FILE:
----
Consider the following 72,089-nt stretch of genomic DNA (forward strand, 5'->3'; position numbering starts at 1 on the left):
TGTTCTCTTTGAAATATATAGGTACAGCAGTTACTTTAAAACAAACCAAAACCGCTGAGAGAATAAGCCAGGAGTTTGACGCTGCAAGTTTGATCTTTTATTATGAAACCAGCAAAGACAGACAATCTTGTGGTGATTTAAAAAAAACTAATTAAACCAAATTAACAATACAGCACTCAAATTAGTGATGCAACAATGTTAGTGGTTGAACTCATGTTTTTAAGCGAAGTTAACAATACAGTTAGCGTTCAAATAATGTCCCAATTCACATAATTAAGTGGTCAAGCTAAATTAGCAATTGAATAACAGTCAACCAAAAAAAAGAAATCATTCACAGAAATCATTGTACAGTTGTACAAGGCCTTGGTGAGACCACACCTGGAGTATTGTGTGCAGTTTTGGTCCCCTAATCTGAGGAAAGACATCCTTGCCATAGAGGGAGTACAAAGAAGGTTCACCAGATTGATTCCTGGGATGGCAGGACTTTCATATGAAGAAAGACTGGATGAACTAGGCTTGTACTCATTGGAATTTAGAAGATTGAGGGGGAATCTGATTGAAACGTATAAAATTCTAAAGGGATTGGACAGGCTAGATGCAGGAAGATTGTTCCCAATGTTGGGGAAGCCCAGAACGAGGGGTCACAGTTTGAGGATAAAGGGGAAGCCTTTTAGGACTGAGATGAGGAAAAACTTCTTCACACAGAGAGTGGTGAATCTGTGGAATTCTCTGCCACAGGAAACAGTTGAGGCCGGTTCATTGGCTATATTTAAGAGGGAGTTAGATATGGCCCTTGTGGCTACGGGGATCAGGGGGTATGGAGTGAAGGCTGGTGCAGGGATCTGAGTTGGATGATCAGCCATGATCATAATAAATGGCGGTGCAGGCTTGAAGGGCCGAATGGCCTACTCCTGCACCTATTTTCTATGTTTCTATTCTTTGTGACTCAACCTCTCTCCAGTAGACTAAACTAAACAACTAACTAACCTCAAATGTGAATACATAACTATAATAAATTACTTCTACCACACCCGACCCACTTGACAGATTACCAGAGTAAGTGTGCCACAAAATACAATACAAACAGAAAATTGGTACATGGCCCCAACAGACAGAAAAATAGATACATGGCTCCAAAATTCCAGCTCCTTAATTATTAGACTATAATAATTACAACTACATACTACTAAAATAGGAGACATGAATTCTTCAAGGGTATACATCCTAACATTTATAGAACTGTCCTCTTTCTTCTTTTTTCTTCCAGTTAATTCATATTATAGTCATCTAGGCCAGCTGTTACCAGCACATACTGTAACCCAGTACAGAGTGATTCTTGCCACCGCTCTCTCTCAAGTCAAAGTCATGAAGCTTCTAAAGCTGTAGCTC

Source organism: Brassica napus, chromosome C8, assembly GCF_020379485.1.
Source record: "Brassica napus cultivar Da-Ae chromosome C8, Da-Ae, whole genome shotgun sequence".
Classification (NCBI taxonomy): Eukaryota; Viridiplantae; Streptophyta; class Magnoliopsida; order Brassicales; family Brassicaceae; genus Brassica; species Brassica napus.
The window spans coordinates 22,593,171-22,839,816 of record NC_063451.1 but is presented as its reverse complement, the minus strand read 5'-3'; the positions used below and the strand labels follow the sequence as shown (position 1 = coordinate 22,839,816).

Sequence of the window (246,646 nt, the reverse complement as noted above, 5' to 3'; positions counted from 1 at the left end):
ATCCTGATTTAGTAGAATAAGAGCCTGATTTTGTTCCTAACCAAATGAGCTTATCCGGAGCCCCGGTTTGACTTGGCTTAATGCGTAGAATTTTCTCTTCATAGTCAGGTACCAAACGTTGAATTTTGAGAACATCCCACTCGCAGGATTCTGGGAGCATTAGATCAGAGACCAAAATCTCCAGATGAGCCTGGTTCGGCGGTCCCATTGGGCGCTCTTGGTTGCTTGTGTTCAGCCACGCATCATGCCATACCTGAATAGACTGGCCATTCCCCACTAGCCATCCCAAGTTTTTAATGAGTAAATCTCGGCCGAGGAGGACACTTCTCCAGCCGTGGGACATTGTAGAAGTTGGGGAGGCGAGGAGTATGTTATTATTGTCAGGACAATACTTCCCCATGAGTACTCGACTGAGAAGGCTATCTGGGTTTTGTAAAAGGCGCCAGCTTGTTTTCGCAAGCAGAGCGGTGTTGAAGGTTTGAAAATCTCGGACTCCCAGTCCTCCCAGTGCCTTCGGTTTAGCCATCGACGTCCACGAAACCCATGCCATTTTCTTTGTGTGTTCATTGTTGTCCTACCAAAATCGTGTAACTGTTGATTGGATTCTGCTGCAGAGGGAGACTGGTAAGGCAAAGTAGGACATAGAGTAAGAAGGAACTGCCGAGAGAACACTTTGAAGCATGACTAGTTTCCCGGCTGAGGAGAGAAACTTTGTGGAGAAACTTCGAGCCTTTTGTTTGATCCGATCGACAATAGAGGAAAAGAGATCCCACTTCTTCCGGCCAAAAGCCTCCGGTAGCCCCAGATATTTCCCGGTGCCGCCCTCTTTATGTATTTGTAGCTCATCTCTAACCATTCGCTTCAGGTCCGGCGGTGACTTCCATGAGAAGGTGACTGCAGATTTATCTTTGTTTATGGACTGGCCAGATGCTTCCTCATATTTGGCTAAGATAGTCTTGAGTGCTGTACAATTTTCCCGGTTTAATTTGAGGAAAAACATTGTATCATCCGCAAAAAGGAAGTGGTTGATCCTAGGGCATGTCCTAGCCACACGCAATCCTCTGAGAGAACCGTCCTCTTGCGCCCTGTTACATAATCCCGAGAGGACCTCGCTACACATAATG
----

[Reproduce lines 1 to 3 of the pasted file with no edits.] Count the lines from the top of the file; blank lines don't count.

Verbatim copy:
Consider the following 72,089-nt stretch of genomic DNA (forward strand, 5'->3'; position numbering starts at 1 on the left):
TGTTCTCTTTGAAATATATAGGTACAGCAGTTACTTTAAAACAAACCAAAACCGCTGAGAGAATAAGCCAGGAGTTTGACGCTGCAAGTTTGATCTTTTATTATGAAACCAGCAAAGACAGACAATCTTGTGGTGATTTAAAAAAAACTAATTAAACCAAATTAACAATACAGCACTCAAATTAGTGATGCAACAATGTTAGTGGTTGAACTCATGTTTTTAAGCGAAGTTAACAATACAGTTAGCGTTCAAATAATGTCCCAATTCACATAATTAAGTGGTCAAGCTAAATTAGCAATTGAATAACAGTCAACCAAAAAAAAGAAATCATTCACAGAAATCATTGTACAGTTGTACAAGGCCTTGGTGAGACCACACCTGGAGTATTGTGTGCAGTTTTGGTCCCCTAATCTGAGGAAAGACATCCTTGCCATAGAGGGAGTACAAAGAAGGTTCACCAGATTGATTCCTGGGATGGCAGGACTTTCATATGAAGAAAGACTGGATGAACTAGGCTTGTACTCATTGGAATTTAGAAGATTGAGGGGGAATCTGATTGAAACGTATAAAATTCTAAAGGGATTGGACAGGCTAGATGCAGGAAGATTGTTCCCAATGTTGGGGAAGCCCAGAACGAGGGGTCACAGTTTGAGGATAAAGGGGAAGCCTTTTAGGACTGAGATGAGGAAAAACTTCTTCACACAGAGAGTGGTGAATCTGTGGAATTCTCTGCCACAGGAAACAGTTGAGGCCGGTTCATTGGCTATATTTAAGAGGGAGTTAGATATGGCCCTTGTGGCTACGGGGATCAGGGGGTATGGAGTGAAGGCTGGTGCAGGGATCTGAGTTGGATGATCAGCCATGATCATAATAAATGGCGGTGCAGGCTTGAAGGGCCGAATGGCCTACTCCTGCACCTATTTTCTATGTTTCTATTCTTTGTGACTCAACCTCTCTCCAGTAGACTAAACTAAACAACTAACTAACCTCAAATGTGAATACATAACTATAATAAATTACTTCTACCACACCCGACCCACTTGACAGATTACCAGAGTAAGTGTGCCACAAAATACAATACAAACAGAAAATTGGTACATGGCCCCAACAGACAGAAAAATAGATACATGGCTCCAAAATTCCAGCTCCTTAATTATTAGACTATAATAATTACAACTACATACTACTAAAATAGGAGACATGAATTCTTCAAGGGTATACATCCTAACATTTATAGAACTGTCCTCTTTCTTCTTTTTTCTTCCAGTTAATTCATATTATAGTCATCTAGGCCAGCTGTTACCAGCACATACTGTAACCCAGTACAGAGTGATTCTTGCCACCGCTCTCTCTCAAGTCAAAGTCATGAAGCTTCTAAAGCTGTAGCTC

Source organism: Brassica napus, chromosome C8, assembly GCF_020379485.1.